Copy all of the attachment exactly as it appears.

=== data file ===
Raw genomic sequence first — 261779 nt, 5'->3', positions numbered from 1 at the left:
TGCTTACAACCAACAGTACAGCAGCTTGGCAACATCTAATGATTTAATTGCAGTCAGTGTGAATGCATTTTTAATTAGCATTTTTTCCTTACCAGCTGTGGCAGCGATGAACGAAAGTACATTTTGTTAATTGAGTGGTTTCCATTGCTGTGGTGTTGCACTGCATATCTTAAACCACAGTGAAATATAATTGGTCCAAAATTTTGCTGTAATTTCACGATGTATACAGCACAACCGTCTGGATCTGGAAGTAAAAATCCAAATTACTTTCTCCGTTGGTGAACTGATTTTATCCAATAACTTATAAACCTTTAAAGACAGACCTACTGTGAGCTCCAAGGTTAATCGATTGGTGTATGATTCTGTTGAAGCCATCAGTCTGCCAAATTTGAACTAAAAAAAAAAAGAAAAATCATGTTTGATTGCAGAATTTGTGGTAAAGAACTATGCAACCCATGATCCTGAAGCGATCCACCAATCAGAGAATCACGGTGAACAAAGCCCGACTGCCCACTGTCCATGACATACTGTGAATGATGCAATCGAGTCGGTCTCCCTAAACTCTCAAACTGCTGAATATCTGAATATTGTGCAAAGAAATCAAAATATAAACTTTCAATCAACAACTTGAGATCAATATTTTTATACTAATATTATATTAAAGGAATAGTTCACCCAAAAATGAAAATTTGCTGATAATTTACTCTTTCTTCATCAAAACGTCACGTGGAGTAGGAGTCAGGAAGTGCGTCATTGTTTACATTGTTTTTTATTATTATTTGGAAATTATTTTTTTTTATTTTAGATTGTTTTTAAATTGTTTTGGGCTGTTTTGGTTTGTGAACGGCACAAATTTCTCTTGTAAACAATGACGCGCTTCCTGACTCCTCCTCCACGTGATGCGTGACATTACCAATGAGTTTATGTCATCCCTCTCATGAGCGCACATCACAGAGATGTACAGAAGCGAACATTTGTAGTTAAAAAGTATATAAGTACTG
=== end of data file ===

Raw genomic sequence first — 261779 nt, 5'->3', positions numbered from 1 at the left:
TGCTTACAACCAACAGTACAGCAGCTTGGCAACATCTAATGATTTAATTGCAGTCAGTGTGAATGCATTTTTAATTAGCATTTTTTCCTTACCAGCTGTGGCAGCGATGAACGAAAGTACATTTTGTTAATTGAGTGGTTTCCATTGCTGTGGTGTTGCACTGCATATCTTAAACCACAGTGAAATATAATTGGTCCAAAATTTTGCTGTAATTTCACGATGTATACAGCACAACCGTCTGGATCTGGAAGTAAAAATCCAAATTACTTTCTCCGTTGGTGAACTGATTTTATCCAATAACTTATAAACCTTTAAAGACAGACCTACTGTGAGCTCCAAGGTTAATCGATTGGTGTATGATTCTGTTGAAGCCATCAGTCTGCCAAATTTGAACTAAAAAAAAAAAGAAAAATCATGTTTGATTGCAGAATTTGTGGTAAAGAACTATGCAACCCATGATCCTGAAGCGATCCACCAATCAGAGAATCACGGTGAACAAAGCCCGACTGCCCACTGTCCATGACATACTGTGAATGATGCAATCGAGTCGGTCTCCCTAAACTCTCAAACTGCTGAATATCTGAATATTGTGCAAAGAAATCAAAATATAAACTTTCAATCAACAACTTGAGATCAATATTTTTATACTAATATTATATTAAAGGAATAGTTCACCCAAAAATGAAAATTTGCTGATAATTTACTCTTTCTTCATCAAAACGTCACGTGGAGTAGGAGTCAGGAAGTGCGTCATTGTTTACATTGTTTTTTATTATTATTTGGAAATTATTTTTTTTTATTTTAGATTGTTTTTAAATTGTTTTGGGCTGTTTTGGTTTGTGAACGGCACAAATTTCTCTTGTAAACAATGACGCGCTTCCTGACTCCTCCTCCACGTGATGCGTGACATTACCAATGAGTTTATGTCATCCCTCTCATGAGCGCACATCACAGAGATGTACAGAAGCGAACATTTGTAGTTAAAAAGTATATAAGTACTG